As it is well known, the M26 Pershing was not an unqualified success. By the end of WW2, deficiencies in the vehicles, many of which were already known even at the time of fielding, became reinforced. Thus, a general improvement program was started, the T40 which ultimately would become M46. It turned out that improving a tank isn’t always all that easy…
The program for T40 really kicked off in the first half of 1948, as a series of conferences between Army Field Forces and Ordnance Dept culminated in a number of changes, particularly to the power train, but also notably weapon and suspension, in what would become the M46. As an improvement of an extant design, tests of the ten T40s were relatively brief. In fact, M46 was standardised by the Ordnance Committee in July 1949, the month before the first T40 showed up at the Aberdeen Proving Grounds!
This did not, however, provide adequate time for field service testing. It’s one thing to run a vehicle around the test track for a couple hundred miles, it’s another to really run them through the grinder on the training grounds. As a result, the Army Field Forces Board #2 (i.e. Armored Board) received four of them to test out while the production run started.
Initial results were quite positive. The bore evacuator reduced flashback and fumes in the fighting compartment, at the cost of slightly increasing obscuration when combined with the new muzzle brake. (1.9 seconds for T40, 1.3 seconds for M26). However, the M3A1 gun was considered more accurate. Controls generally worked, although there was an issue with the power traverse mechanism which was a bit sluggish and rate of traverse control was unsatisfactory. The improved telescope aided accuracy, but the automatic cant corrector was a little unreliable, added ‘needless complication’, and was recommended to be removed. Overall, the Board reported that “The fightability of the Medium Tank, T40, is increased over that of Medium Tank, M26”
Trouble started to show up once a few hundred miles came on the clocks, though. “Test vehicles were operated primarily cross-country in order to detect deficiencies at the earliest possible time.” Total distances travelled before the tests were curtailed were as follows.
For that 3,805 miles, they required 3,543 man-hours of maintenance, or a whopping 1.07 miles per hour of work.
For a basis of comparison, hop on over to the Dracula tests of 1943.
The Shermans ran nearly 14,000 miles, and required 420 hours of mechanic man-hours, or about 33 miles to the man-hour. Now, there’s a difference between mechanic man-hours, and maintenance man-hours, the US report is not specific as to what the 3,543 hours consists of. I suspect much of that is, however, mechanics. No matter how you cut it, though, at a mile to the hour, that’s not exactly ideal. You can do the maths yourself, but that works out, assuming the typical detachment of three or four mechanics to a tank company, as two days of movement of 25 miles each, followed by a mandatory one full day of maintenance. Not acceptable. Some improvement was required.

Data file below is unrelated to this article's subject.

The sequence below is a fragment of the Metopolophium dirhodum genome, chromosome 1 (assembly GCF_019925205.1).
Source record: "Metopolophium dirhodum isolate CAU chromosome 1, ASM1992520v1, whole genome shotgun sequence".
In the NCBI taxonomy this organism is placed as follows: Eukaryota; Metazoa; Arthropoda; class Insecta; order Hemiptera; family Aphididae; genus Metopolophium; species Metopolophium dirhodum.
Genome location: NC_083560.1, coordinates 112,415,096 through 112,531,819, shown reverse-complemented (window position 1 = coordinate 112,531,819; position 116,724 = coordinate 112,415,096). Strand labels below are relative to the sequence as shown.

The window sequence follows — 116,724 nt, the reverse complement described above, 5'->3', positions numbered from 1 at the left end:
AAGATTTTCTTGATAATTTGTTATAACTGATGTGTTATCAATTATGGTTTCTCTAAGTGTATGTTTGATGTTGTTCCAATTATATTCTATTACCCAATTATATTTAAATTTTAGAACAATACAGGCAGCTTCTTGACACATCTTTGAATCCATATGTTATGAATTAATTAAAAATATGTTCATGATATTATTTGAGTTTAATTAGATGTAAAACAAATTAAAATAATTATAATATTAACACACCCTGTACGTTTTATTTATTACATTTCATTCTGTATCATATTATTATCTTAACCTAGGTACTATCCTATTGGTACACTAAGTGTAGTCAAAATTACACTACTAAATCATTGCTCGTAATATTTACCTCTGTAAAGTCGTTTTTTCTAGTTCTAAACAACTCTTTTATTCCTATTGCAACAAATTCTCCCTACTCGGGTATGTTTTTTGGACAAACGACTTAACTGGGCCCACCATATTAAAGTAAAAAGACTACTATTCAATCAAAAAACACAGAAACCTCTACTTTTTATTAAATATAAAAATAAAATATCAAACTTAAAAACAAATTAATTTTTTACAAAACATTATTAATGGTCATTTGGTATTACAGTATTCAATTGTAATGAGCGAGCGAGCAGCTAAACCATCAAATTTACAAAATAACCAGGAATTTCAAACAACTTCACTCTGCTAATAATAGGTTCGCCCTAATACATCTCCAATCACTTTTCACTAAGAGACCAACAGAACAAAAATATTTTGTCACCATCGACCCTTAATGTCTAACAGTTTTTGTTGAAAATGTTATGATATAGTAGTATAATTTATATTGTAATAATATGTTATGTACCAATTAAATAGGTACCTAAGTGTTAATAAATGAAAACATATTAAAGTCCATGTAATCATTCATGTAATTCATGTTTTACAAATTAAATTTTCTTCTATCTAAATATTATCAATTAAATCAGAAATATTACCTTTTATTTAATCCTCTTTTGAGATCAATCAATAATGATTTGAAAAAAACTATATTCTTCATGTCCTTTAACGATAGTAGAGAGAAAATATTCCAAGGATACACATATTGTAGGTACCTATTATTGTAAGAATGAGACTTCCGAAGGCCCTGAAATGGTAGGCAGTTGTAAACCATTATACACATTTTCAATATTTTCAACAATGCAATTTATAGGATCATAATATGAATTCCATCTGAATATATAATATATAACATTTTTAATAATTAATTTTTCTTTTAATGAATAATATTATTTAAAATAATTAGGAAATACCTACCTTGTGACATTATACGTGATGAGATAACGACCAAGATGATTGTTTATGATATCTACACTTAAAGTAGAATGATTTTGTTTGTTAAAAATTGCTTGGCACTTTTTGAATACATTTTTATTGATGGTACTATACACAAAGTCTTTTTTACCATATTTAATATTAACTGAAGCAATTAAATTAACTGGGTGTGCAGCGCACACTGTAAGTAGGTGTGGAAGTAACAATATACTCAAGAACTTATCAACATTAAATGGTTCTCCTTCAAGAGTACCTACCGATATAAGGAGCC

In particular, the report suggested improvements in the oil cooling fans (oil seals, drive shafts, gear lock nuts, and fix the short circuits in the wiring), transmission (excessive wear of reverse and low gear bands and steering clutches, defective oil pressure sending units, leaky cooler hoses), engine (wear on crankshaft journals, connecting rod bearings, connecting rods, pistons and rings, carbs, starter motor, generator and leaks in oil and fuel lines) suspension (rear road wheel bearing, shock absorbers, front bumper spends, comp-idler wheels), and issues with the brake steering and accelerator linkages.
More generally, “steering control was inadequate during high-speed highway operation. Test vehicles were noted to have a tendency to oversteer at high speed to such an extent as to make them unsafe for convoy operation. A critical loss of steering control was evident when vehicle speed exceeded engine speed; eg when coasting on a highway and during down-hill operation.”
In all, it was concluded that “Medium Tank T40 in its present form is automotively unsatisfactory for military use due to its lack of mechanical reliability, inadequacy of steering control, and excessive maintenance requirements”
So, was it possible that the US Army had returned to the bad-old-days of ordering and constructing defective vehicles? And at this point, the Army didn’t even have the excuse of an ongoing war to push things along.
Of course, this excuse would shortly become a bit moot. The same month that the report was submitted, the Korean War kicked off. Fortunately, four production M46s showed up at Fort Knox, (M46s had first arrived at Aberdeen in November 1949) so the T40 test was immediately terminated, and the focus turned to the M46, in the hopes that some of the issues had been identified at Aberdeen and the factory, and that the M46 wasn’t the disaster that the T40 was indicating it might be.
Armored Board’s hopes were soon to evaporate in the smoke of burning M46s. But that’s for next week.